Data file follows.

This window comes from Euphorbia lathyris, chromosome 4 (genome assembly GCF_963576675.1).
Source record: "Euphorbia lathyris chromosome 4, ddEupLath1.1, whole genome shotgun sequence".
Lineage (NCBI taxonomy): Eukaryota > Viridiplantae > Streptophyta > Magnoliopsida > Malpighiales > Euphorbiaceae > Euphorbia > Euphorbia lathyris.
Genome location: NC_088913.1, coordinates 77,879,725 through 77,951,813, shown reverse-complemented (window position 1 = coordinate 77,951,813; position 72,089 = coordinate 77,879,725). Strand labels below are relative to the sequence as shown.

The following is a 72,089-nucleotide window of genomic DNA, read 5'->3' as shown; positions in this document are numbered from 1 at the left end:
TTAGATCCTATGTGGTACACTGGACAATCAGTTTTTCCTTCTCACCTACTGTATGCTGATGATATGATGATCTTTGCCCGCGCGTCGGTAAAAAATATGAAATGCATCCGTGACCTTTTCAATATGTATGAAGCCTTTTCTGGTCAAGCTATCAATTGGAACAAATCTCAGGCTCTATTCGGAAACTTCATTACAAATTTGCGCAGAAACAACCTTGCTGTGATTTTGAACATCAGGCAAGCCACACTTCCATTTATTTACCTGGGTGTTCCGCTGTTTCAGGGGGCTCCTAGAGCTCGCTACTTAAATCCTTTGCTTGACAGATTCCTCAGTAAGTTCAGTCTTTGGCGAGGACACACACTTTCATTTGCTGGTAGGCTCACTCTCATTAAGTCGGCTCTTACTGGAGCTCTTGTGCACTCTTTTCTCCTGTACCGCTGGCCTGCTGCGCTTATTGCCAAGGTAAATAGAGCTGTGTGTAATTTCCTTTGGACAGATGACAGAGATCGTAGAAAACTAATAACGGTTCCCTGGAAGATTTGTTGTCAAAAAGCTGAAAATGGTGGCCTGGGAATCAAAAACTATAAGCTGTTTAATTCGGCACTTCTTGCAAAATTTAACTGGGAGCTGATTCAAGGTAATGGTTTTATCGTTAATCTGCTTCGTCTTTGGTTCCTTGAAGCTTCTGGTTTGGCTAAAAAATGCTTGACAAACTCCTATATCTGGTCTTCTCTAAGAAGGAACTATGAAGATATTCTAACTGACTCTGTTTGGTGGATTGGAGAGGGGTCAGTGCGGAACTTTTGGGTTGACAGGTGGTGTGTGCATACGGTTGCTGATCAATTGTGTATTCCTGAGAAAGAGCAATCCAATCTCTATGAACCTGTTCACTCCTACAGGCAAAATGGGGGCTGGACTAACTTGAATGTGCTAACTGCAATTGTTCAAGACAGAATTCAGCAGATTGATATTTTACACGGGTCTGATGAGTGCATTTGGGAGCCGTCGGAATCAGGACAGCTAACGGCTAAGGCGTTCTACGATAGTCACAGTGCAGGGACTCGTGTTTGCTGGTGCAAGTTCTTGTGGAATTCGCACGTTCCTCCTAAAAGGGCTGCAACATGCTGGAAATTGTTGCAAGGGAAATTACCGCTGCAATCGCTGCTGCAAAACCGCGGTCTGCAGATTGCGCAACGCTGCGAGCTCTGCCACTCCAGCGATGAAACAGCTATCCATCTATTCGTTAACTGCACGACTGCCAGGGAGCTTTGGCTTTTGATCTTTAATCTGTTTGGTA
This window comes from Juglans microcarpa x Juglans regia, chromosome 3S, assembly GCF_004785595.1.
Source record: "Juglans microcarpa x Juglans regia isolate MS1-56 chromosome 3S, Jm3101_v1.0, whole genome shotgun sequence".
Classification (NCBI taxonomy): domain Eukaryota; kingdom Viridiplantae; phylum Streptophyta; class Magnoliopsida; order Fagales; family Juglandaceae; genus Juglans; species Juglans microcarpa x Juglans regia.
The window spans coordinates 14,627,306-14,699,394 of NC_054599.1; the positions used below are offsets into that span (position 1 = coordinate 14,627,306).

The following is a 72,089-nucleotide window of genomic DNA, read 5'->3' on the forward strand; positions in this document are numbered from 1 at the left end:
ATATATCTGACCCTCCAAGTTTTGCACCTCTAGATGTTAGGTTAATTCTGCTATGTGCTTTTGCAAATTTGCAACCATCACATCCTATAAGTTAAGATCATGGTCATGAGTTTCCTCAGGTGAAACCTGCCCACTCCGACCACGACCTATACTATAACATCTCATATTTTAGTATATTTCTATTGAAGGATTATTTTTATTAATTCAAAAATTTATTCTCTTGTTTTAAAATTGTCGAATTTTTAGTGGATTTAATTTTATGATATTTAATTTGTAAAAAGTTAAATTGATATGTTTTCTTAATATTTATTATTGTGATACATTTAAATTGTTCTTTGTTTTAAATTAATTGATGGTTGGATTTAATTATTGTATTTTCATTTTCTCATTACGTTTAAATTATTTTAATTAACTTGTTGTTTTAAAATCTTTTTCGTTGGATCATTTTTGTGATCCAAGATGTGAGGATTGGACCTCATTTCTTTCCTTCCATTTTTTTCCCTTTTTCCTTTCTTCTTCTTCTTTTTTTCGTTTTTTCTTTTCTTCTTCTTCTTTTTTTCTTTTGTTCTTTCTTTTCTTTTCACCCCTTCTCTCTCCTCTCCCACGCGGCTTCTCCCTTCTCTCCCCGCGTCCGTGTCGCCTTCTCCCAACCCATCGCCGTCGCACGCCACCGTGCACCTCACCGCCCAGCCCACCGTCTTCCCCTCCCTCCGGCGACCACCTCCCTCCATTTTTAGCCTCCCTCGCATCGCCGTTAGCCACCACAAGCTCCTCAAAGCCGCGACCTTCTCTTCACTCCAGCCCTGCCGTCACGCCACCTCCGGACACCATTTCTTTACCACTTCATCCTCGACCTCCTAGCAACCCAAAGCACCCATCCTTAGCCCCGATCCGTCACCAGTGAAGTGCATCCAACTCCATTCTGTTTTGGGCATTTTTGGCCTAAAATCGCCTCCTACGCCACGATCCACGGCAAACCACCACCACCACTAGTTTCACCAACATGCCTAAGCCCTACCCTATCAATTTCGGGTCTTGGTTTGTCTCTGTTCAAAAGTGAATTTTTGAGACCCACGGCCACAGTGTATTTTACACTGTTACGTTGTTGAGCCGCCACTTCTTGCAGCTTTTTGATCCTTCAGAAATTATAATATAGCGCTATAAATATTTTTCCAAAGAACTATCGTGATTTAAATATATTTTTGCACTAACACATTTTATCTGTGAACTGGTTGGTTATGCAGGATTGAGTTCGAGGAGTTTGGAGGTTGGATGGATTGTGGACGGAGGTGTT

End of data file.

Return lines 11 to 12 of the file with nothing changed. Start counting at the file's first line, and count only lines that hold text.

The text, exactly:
The following is a 72,089-nucleotide window of genomic DNA, read 5'->3' on the forward strand; positions in this document are numbered from 1 at the left end:
ATATATCTGACCCTCCAAGTTTTGCACCTCTAGATGTTAGGTTAATTCTGCTATGTGCTTTTGCAAATTTGCAACCATCACATCCTATAAGTTAAGATCATGGTCATGAGTTTCCTCAGGTGAAACCTGCCCACTCCGACCACGACCTATACTATAACATCTCATATTTTAGTATATTTCTATTGAAGGATTATTTTTATTAATTCAAAAATTTATTCTCTTGTTTTAAAATTGTCGAATTTTTAGTGGATTTAATTTTATGATATTTAATTTGTAAAAAGTTAAATTGATATGTTTTCTTAATATTTATTATTGTGATACATTTAAATTGTTCTTTGTTTTAAATTAATTGATGGTTGGATTTAATTATTGTATTTTCATTTTCTCATTACGTTTAAATTATTTTAATTAACTTGTTGTTTTAAAATCTTTTTCGTTGGATCATTTTTGTGATCCAAGATGTGAGGATTGGACCTCATTTCTTTCCTTCCATTTTTTTCCCTTTTTCCTTTCTTCTTCTTCTTTTTTTCGTTTTTTCTTTTCTTCTTCTTCTTTTTTTCTTTTGTTCTTTCTTTTCTTTTCACCCCTTCTCTCTCCTCTCCCACGCGGCTTCTCCCTTCTCTCCCCGCGTCCGTGTCGCCTTCTCCCAACCCATCGCCGTCGCACGCCACCGTGCACCTCACCGCCCAGCCCACCGTCTTCCCCTCCCTCCGGCGACCACCTCCCTCCATTTTTAGCCTCCCTCGCATCGCCGTTAGCCACCACAAGCTCCTCAAAGCCGCGACCTTCTCTTCACTCCAGCCCTGCCGTCACGCCACCTCCGGACACCATTTCTTTACCACTTCATCCTCGACCTCCTAGCAACCCAAAGCACCCATCCTTAGCCCCGATCCGTCACCAGTGAAGTGCATCCAACTCCATTCTGTTTTGGGCATTTTTGGCCTAAAATCGCCTCCTACGCCACGATCCACGGCAAACCACCACCACCACTAGTTTCACCAACATGCCTAAGCCCTACCCTATCAATTTCGGGTCTTGGTTTGTCTCTGTTCAAAAGTGAATTTTTGAGACCCACGGCCACAGTGTATTTTACACTGTTACGTTGTTGAGCCGCCACTTCTTGCAGCTTTTTGATCCTTCAGAAATTATAATATAGCGCTATAAATATTTTTCCAAAGAACTATCGTGATTTAAATATATTTTTGCACTAACACATTTTATCTGTGAACTGGTTGGTTATGCAGGATTGAGTTCGAGGAGTTTGGAGGTTGGATGGATTGTGGACGGAGGTGTT